Grad Watch


The sun was shining. I had a work free day so decided to take myself off to Durham.

It’s not far so a morning wandering around the old streets lured me.

It’s a beautiful city of which Bill Bryson said, when he first visited ” why did no one tell me about this place ?”

I parked by the river , a car park which,  for that time of day,  seemed surprisingly active , and headed for the cathedral.

As I wandered along the cobbled streets I became increasingly aware of the number of , what looked like parents. And smartly dressed too. And here’s me thinking uni was done for the Summer. And then they started appearing . . . The graduation gown clad students. Let the Grad Watch commence.
As I walked towards the Cathedral green I could see that obviously this was the focus of proceedings. The marquees set up for collecting gowns, having the obligatory photo taken and parent’s ticket collection were busy. The green outside the grand old house of prayer was full of proud families taking photos of their offspring. There were parents there who barely spoke the language as their child had decided to fly to the other side of the world to study in one of arguably England’s finest universities and today was their one chance to visit this fine old city.
The weather was warm so Fathers’ suit jackets were already abandoned and the glamorous but impractical shoes on the Mothers were proving wrong for Durham’s cobbled streets.
The graduation robes were long, black and warm but that didn’t matter at all as the excitement built as they waited in line to file into the cathedral for the second ceremony of the day.
I approached a steward to ask if mere mortals could get into the cathedral and was directed to the tradesman’s entrance. This took me to the beautiful cloisters, and walking through them I immediately felt like a muggle extra from the Harry Potter film that was shot in there, as black robed cathedral staff and graduates swooped past me.
The whole of this small but perfectly formed city took on a feeling of muted celebration as cafe after cafe was full of robes and their parents. The expensive clothes and shoes and accessories on the older generation could not detract from the look of finality on their child’s face as they realised that that’s the end. The end of those days of studying, partying, rising at noon, wearing shorts and flip flops all day, not really answering to anyone in your uni cocoon and spending all your time with friends. The graduation ceremony with all it’s splendour , pomp, historical ritual and dressing up was the end. Tomorrow a new page is turned and Durham will become a memory.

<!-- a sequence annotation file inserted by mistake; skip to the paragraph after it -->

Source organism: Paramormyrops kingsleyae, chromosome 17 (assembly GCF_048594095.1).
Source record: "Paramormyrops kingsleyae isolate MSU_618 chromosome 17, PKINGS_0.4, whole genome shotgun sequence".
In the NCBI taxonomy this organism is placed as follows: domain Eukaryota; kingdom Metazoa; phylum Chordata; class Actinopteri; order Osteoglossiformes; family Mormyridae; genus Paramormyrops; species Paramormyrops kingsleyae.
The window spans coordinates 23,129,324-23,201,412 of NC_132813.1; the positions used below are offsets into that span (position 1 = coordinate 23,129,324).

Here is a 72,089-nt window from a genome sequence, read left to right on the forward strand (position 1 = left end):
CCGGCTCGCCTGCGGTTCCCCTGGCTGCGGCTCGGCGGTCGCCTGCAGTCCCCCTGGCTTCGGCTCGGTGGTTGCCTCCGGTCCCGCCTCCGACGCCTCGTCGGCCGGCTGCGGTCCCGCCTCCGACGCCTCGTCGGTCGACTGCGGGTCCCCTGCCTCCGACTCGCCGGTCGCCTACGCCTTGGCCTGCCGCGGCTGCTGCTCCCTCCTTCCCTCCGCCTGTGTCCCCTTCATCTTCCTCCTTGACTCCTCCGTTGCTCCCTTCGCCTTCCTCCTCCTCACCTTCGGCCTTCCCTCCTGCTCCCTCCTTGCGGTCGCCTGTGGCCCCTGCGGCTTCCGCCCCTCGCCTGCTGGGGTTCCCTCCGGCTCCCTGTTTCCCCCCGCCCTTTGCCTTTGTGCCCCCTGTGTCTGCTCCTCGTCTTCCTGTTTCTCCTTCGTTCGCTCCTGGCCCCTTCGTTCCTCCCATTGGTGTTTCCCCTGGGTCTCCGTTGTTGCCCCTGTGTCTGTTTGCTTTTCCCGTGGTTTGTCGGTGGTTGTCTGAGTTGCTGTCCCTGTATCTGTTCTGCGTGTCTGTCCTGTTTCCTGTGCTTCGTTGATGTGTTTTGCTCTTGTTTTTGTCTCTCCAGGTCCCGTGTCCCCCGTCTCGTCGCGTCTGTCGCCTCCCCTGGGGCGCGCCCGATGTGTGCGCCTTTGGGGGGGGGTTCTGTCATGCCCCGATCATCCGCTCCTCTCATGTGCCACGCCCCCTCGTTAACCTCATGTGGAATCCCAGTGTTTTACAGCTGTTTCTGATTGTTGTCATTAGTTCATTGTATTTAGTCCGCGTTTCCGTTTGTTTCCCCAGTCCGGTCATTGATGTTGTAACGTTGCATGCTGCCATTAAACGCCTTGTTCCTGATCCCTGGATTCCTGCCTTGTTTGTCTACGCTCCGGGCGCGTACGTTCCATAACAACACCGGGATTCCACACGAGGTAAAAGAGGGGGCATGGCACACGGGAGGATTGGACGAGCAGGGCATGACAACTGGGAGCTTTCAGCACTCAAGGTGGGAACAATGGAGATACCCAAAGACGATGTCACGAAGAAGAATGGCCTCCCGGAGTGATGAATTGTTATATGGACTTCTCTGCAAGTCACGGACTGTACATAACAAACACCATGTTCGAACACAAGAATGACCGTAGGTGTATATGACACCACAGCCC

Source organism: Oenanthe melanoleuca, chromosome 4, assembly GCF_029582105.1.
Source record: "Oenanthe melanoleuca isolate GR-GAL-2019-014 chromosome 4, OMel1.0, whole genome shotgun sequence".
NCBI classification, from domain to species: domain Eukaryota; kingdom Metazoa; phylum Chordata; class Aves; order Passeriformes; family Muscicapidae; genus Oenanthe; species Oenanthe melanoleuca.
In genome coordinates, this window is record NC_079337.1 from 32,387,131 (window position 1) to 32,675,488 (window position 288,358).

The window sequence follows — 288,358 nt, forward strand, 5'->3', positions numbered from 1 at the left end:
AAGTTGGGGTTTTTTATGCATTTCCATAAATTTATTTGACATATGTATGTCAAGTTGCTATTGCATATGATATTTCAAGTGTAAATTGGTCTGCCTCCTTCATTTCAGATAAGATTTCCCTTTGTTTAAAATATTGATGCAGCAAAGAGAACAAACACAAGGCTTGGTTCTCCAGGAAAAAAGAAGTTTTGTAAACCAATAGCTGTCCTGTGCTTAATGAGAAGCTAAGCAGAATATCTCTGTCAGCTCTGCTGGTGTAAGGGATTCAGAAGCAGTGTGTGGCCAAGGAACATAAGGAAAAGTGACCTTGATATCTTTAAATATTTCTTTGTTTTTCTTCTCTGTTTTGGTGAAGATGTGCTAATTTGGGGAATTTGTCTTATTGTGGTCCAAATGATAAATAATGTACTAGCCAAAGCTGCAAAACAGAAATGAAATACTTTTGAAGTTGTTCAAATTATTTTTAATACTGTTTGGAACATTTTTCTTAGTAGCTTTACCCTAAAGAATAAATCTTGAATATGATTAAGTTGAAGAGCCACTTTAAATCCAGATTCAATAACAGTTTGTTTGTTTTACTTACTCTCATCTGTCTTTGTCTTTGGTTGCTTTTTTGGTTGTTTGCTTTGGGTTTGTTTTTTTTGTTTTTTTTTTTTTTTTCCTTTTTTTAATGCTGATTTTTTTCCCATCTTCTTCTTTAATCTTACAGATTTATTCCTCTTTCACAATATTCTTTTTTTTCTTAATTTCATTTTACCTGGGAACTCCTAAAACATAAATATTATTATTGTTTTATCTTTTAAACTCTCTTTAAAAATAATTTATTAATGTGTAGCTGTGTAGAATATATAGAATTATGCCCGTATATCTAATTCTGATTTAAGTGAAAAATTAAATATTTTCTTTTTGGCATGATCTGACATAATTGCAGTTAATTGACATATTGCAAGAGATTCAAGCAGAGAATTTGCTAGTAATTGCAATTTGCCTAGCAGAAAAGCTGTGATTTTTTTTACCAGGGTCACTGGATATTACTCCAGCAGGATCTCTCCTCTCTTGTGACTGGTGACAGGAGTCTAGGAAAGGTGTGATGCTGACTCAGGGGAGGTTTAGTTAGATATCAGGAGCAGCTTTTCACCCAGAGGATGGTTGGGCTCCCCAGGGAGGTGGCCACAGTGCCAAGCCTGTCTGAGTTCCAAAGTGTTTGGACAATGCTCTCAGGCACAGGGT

Le Film French


I am a lover of subtitled films.

There, I’ve said it.

It’s true.

The first one I remember watching was Jean de Florette and I was hooked. The deliciousness kissed me and captivated me. I find subtitled films, especially French films, slower and more character based. The wild pace of so many English speaking films is put aside for a film which spends longer showing the scenery and the movements of someone walking along the street than usual. I love it.


We watched Renoir this last weekend and the majority of the film took place around  the beautiful house, as we watched him paint, then the rest showed his son fall in love with his Father’s muse. I can’t help feeling that if this had been a non-French film it could have been packed into a 3 minute advert for holidays in Southern France. But I was there. I felt the sun on my face, the water on my legs from wading in the stream, and tasted the peaches and pears eaten. The slow and lingering filming transports me.

Once I watched enough subtitled movies and got comfortable with the process of watching and reading at the same time, I barely even noticed the subtitles, much less made the conscious effort to concentrate on them. I love the fact that you have to devote yourself to the film. . . no reading the paper or surfing the net at the same time. If you don’t engross yourself in the film you might as well turn it off.

I have however discovered a downside to subtitled films. Yes, there is one I’m afraid.


I had to stop watching while I ironed. Too many burns on my hands.